When I am asked to peer review articles for scholarly journals, how do I know which ones — and how many of the requests — to say yes to?
For a freshly minted Ph.D., it can be flattering to suddenly start receiving requests from journal editors to be a peer reviewer. It feels like an acknowledgement of your expertise, always welcome to academics who endemically suffer from impostor syndrome. It's all too easy to take on more review assignments than is wise.
Please understand this point above all: A book review in a journal is not a journal publication! Just because you’ve managed to get the name of the flagship journal in your field onto your CV — by writing a book review — does not mean you can claim that you’ve “published” in the flagship journal.
Journal editors are always looking for fresh blood because good reviewers are hard to find. One of the most challenging aspects of an editor’s job is lining up reviewers (and then emailing them regular reminders to get their review in, even as the authors are emailing the editor to find out how much longer it will be).
Here's the thing: Peer review is still service. It is service to the profession — rather than to the department or the institution — but it is service, and has to be weighted accordingly in the impossible math of the tenure-track economy today.
My party line on service is as follows: It’s problematic as a form of labor that is not compensated, and it routinely exploits female and minority faculty. It is always valued less than research at research-oriented universities, and is generally valued less than teaching at teaching-heavy colleges. You do need to show you are a good citizen of your institution and of your profession. But you need to be careful to allocate the absolute bare minimum of your time to it as long as you are pre-tenure (tenure-seeking or tenure-track).
When it comes to department or university service, people will generally let you know where your “volunteering” is not optional. When it comes to peer review, however, it can be more difficult to figure out when to click accept and when to click decline. Here are some rules and considerations.
- Patronage and obligations. There may be peer-review requests you cannot — and should not — say No to. That includes reviews for journals edited by your mentor, or by that discussant on your conference panel who invited you to give a talk on her campus and whom you are trying to cultivate to write you a letter of recommendation. Basically there will always be senior academics with whom you will have a Godfather-ish relationship, and if they are journal editors, you say yes when they ask you to be a reviewer. If my use of “Godfather” makes this work sound unseemly, it really isn’t; it’s just part of the quid pro quo on which all solid professional relationships are built.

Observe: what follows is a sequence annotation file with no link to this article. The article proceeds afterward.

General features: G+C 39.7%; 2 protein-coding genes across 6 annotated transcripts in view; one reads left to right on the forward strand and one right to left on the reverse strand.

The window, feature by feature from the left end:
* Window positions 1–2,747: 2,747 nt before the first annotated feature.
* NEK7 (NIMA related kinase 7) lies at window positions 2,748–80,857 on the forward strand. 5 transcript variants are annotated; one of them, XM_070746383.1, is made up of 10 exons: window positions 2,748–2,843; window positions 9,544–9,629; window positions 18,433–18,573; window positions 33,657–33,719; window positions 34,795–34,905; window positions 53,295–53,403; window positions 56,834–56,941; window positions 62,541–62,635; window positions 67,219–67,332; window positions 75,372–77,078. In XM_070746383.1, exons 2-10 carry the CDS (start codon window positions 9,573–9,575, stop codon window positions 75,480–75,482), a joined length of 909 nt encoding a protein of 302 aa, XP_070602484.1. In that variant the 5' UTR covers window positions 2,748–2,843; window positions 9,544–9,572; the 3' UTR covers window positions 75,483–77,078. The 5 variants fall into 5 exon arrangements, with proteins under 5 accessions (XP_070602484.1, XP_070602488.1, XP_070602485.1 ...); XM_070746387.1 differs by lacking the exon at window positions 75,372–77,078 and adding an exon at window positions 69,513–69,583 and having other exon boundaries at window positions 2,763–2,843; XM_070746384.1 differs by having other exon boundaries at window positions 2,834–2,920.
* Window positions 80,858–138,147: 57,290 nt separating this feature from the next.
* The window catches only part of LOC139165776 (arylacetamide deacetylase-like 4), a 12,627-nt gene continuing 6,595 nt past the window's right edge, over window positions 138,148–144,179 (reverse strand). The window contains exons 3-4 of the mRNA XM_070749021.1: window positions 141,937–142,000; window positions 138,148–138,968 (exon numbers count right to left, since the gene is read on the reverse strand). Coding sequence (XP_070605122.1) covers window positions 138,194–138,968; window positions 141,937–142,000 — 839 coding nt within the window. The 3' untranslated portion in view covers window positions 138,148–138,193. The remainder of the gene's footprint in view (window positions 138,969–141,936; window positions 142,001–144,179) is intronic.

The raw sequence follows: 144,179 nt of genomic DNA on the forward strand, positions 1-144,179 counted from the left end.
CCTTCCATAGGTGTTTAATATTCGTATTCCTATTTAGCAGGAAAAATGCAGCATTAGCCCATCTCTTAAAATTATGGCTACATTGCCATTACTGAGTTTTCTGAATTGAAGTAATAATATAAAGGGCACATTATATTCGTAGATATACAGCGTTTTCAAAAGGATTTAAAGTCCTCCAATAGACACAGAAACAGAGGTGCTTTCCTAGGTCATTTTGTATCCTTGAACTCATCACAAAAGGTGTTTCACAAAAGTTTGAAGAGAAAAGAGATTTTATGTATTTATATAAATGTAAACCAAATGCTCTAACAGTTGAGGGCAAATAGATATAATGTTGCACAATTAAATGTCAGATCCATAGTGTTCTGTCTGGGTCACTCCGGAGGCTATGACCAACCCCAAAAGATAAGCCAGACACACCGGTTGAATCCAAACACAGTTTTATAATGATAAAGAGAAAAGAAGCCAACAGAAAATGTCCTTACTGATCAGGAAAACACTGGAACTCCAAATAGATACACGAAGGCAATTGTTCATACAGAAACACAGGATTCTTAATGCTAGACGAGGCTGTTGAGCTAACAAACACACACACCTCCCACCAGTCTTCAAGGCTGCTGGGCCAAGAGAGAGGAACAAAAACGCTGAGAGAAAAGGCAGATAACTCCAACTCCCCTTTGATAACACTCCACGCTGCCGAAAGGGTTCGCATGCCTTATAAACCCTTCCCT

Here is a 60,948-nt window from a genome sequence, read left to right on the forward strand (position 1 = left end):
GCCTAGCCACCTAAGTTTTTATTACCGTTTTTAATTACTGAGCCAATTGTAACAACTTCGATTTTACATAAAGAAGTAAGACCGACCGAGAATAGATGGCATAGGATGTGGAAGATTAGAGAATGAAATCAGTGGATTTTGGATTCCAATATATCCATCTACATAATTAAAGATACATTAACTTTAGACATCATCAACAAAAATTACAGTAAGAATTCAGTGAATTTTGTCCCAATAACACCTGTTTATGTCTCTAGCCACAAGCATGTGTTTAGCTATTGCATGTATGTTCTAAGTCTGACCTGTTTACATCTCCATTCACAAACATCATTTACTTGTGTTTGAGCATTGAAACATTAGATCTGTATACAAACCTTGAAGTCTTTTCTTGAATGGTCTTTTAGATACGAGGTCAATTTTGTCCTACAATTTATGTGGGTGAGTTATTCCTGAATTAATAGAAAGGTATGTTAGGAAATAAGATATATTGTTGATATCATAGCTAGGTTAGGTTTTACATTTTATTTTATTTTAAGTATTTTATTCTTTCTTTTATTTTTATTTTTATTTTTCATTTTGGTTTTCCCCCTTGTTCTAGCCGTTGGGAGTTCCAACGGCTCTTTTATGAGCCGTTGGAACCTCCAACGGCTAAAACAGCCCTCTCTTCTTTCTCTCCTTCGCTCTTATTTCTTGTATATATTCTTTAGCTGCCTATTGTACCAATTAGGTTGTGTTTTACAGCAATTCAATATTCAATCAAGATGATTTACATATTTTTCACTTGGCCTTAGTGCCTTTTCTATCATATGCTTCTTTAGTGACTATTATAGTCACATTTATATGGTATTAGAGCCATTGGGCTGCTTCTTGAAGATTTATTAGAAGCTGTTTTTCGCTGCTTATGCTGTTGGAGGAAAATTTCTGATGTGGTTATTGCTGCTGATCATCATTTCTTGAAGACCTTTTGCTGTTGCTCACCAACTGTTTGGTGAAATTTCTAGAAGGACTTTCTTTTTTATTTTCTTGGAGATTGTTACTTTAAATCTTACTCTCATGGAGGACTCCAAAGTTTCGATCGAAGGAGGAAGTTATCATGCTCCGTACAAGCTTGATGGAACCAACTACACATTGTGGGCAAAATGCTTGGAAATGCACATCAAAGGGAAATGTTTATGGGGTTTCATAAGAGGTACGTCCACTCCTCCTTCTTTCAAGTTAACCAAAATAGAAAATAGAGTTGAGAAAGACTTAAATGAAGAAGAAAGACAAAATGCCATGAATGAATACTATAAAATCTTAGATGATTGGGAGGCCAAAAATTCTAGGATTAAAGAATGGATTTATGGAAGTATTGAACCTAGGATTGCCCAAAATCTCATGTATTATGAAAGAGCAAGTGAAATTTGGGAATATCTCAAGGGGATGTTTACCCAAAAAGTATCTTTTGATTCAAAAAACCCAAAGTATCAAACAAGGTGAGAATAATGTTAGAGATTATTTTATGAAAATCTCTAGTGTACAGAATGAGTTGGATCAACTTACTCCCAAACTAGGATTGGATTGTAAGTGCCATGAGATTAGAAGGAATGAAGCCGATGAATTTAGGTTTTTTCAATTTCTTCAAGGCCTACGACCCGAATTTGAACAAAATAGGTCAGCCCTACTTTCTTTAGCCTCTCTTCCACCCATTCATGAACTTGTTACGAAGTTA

- Disciplinary versus interdisciplinary. It is better to write reviews for journals in your discipline than for interdisciplinary ones. One of the meager substantive benefits of being a peer reviewer is that it's a way to show senior accomplished scholars in your field that you have smart things to say. Then they can keep you in mind if they need an extra person for a roundtable. And knowing them may come in handy when you are making a list of external reviewers for your tenure case.
- Prestige. You will probably not be asked to contribute reviews to the top journals in your field right away. But once you are, say Yes. Ideally being a peer reviewer for a journal should give you some sense of what that journal is looking for (through reviewer forms and communications with the editor) and of what gets accepted, and with what kinds of modifications. Since you want to publish in top journals, those are the ones you want to learn about. Down the road you may want to end up on the editorial board of one of the flagship journals in your discipline. The mechanisms by which editorial board members are tapped vary but being a diligent and enthusiastic reviewer is seen favorably for those purposes.
- You want the book. Honestly, this isn’t really a great reason to write a book review. Think about the value of your time.
As for the quantity question, here is another important point: Pick a specific number of reviews that you will do each year, and stick to that number.
Some people will do only one or two a year. Make your own call depending on how long it takes you to write reviews. I strongly suggest that early-career scholars do no more than three a year. Period. Make sure you factor in any Godfather requests you anticipate having to say yes to. Once you are done, do not accept any more. Cultivate a professional but firm way of saying No (women, this goes double for you!) and feel free to say something like “I have already done several reviews this year, and right now I am concentrating on my own article/book.”
I should mention that there is a widely shared idea that it is good form to write reviews for journals that publish your research. I agree with that in principle, although I think the obligation of acting in such “good form” is more on tenured professors than on untenured ones.
Finally, when you write the review, make sure you do it well. A good review balances praise with constructive critical evaluation. Don’t stray too far either into encomium or complaint. Your field and journal will have professional norms and standards but for a basic primer on book reviews, read my earlier column on the subject.